Gangs threaten Haiti takeover after mass jailbreak

national penitentiary

A report, in full, from the BBC on the escape of all inmates from the National Penitentiary, Port-au-Prince.

Submitted by westartfromhere on March 4, 2024

The government of Haiti declared a 72-hour state of emergency on Sunday after armed gangs stormed a major Port-au-Prince prison. At least 12 people were killed and about 3,700 inmates escaped in the jailbreak.

Gang leaders say they want to force the resignation of Prime Minister Ariel Henry, who had travelled abroad.

The groups aiming to oust him control around 80% of Port-au-Prince.

Gang violence has plagued Haiti for years.

A government statement said two prisons — one in the capital and the other in nearby Croix des Bouquets — were stormed over the weekend.

It said the acts of "disobedience" were a threat to national security and said it was instituting an immediate night-time curfew in response, which started at 20:00 local time (01:00 GMT on Monday).

Haitian media reported that other police stations were attacked, distracting authorities before the coordinated assault on the jails.

Among those detained in Port-au-Prince were gang members charged in connection with the 2021 killing of President Jovenel Moïse.

The latest upsurge in violence began on Thursday, when the prime minister travelled to Nairobi to discuss sending a Kenya-led multinational security force to Haiti.

Gang leader Jimmy Chérizier (nicknamed "Barbecue") declared a co-ordinated attack to remove him.

"All of us, the armed groups in the provincial towns and the armed groups in the capital, are united," said the former police officer, who is thought to be behind several massacres in Port-au-Prince.

Haiti's police union had asked the military to help reinforce the capital's main prison, but the compound was stormed late on Saturday.

On Sunday the doors of the prison were still open and there were no signs of officers, Reuters news agency reported. Three inmates who tried to flee lay dead in the courtyard, the report said.

A journalist for the AFP news agency who visited the prison saw around 10 bodies, some with signs of injuries caused by bullets.

One volunteer prison worker told the Reuters news agency that 99 prisoners — including former Colombian soldiers jailed over President Moïse's murder — had chosen to remain in their cells for fear of being killed in crossfire.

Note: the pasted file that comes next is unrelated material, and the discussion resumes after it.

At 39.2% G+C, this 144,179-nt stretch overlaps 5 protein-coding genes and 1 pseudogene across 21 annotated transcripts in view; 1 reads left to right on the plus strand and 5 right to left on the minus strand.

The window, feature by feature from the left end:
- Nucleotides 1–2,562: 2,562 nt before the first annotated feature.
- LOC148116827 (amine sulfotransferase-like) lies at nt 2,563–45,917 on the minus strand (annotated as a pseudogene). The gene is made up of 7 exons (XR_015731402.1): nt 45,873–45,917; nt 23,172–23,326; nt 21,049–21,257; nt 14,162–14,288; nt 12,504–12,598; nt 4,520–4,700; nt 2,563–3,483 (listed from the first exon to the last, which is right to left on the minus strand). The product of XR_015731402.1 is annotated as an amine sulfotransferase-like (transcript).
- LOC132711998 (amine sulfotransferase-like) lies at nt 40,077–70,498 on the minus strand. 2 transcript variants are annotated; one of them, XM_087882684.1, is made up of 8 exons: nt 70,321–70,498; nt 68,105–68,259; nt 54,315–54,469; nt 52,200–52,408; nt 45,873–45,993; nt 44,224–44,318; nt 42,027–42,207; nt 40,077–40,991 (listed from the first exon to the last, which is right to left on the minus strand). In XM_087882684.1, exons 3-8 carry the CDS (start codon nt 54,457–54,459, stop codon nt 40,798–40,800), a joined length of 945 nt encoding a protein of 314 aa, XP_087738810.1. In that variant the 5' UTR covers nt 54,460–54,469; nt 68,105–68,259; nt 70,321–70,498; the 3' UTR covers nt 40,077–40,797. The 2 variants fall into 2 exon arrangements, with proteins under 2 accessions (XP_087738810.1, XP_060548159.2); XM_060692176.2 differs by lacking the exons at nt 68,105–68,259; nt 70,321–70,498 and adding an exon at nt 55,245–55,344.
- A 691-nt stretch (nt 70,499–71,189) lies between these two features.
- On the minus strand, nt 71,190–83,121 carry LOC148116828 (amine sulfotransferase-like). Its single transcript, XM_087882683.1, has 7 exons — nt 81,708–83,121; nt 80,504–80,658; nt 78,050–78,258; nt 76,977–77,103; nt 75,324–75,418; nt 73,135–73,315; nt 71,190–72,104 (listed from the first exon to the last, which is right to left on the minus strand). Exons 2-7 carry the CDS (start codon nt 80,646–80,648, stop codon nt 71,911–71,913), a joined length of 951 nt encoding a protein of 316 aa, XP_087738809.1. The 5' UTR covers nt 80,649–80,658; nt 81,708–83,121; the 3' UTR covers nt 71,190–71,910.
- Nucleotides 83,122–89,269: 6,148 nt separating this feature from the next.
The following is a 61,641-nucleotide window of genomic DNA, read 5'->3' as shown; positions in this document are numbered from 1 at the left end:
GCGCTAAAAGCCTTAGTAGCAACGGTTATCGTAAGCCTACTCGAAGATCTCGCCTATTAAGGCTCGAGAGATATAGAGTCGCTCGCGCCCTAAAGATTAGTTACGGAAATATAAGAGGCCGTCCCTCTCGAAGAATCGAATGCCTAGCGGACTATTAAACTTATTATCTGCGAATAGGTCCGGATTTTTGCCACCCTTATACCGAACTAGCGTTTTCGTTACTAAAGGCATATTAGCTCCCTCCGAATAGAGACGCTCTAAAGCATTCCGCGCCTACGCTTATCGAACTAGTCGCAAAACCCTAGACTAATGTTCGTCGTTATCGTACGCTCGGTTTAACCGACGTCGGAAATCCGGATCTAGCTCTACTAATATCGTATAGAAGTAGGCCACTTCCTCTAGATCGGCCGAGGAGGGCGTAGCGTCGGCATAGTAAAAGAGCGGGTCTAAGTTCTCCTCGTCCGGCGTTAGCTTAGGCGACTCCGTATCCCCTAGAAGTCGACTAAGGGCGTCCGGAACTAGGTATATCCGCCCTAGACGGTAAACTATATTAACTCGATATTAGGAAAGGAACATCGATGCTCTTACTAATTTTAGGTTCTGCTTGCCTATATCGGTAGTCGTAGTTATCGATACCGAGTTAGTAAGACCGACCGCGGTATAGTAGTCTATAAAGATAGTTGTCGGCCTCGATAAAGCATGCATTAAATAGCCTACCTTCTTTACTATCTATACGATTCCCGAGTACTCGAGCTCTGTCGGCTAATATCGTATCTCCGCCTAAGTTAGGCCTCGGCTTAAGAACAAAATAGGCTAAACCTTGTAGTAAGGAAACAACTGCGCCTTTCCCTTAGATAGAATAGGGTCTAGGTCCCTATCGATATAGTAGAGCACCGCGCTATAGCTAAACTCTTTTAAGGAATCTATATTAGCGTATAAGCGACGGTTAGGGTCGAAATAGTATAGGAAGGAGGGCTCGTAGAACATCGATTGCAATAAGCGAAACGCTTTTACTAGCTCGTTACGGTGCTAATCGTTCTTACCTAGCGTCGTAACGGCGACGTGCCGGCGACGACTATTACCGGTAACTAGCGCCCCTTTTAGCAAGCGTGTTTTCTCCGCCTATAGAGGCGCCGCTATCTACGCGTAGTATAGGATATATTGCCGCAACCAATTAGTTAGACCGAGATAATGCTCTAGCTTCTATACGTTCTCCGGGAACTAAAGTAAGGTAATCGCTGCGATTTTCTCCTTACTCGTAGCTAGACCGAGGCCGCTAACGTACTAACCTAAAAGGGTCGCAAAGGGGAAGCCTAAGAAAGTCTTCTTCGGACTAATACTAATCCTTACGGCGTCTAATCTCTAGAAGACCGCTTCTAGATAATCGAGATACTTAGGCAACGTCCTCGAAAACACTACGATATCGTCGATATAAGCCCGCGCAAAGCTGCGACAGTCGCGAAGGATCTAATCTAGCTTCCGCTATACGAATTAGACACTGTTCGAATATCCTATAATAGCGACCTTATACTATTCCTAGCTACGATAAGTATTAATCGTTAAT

The US embassy in Port-au-Prince on Sunday urged its citizens to leave Haiti "as soon as possible". The French embassy said it was closing visa services as a "precaution".

While Haiti has been plagued by gangs for years, the violence has further escalated since President Moïse's assassination at his home in 2021. He has not been replaced and elections have not been held since 2016.

Under a political deal, Mr Henry was due to stand down by 7 February. But planned elections were not held and he remains in post.

On Monday, Kenyan authorities said the prime minister had returned to Haiti.

Speaking to the BBC's Newsday, Claude Joseph — who was serving as acting prime minister when President Moïse was assassinated and who is now head of the opposition party called Those Committed to Development — said Haiti was living through a "nightmare".

Mr Joseph said Prime Minister Henry wanted "to stay as long as possible in charge".

"He agreed to step down on 7 February. Now he decides to stay, despite the fact that there are huge protests throughout the country asking him to step down — but it's unfortunate that now those criminals are using violent means to force him to step down."

In January, the UN said more than 8,400 people were victims of Haiti's gang violence last year, including killings, injuries and kidnappings — more than double the numbers seen in 2022.

Many health facilities have stopped operating because of the bloodshed.

Anger at the shocking levels of violence, on top of the political vacuum, have led to several demonstrations against the government, with protesters demanding the resignation of the prime minister.

Source

Footnote: The article refers to "gang members charged in connection with the 2021 killing of President Jovenel Moïse" and also to "former Colombian soldiers jailed over President Moïse's murder". It is unclear whether this is just shoddy BBC journalism by disgruntled employees or whether it is an attempt to mystify the circumstances and perpetrators of the assassination.

Comments

westartfromhere

2 months 3 weeks ago

Submitted by westartfromhere on March 4, 2024

Gang leader Jimmy Chérizier (nicknamed "Barbecue") declared a co-ordinated attack to remove him [Prime Minister Ariel Henry].

"All of us, the armed groups in the provincial towns and the armed groups in the capital, are united," said the former police officer, who is thought to be behind several massacres in Port-au-Prince [whilst still an active serving officer of the Haitian National Police] .

We must hope that the proletariat dispense with the Haitian Duke Reid and find themselves a Sir Coxsone, although not before the threat posed by a Kenya-led multinational security force is dealt with.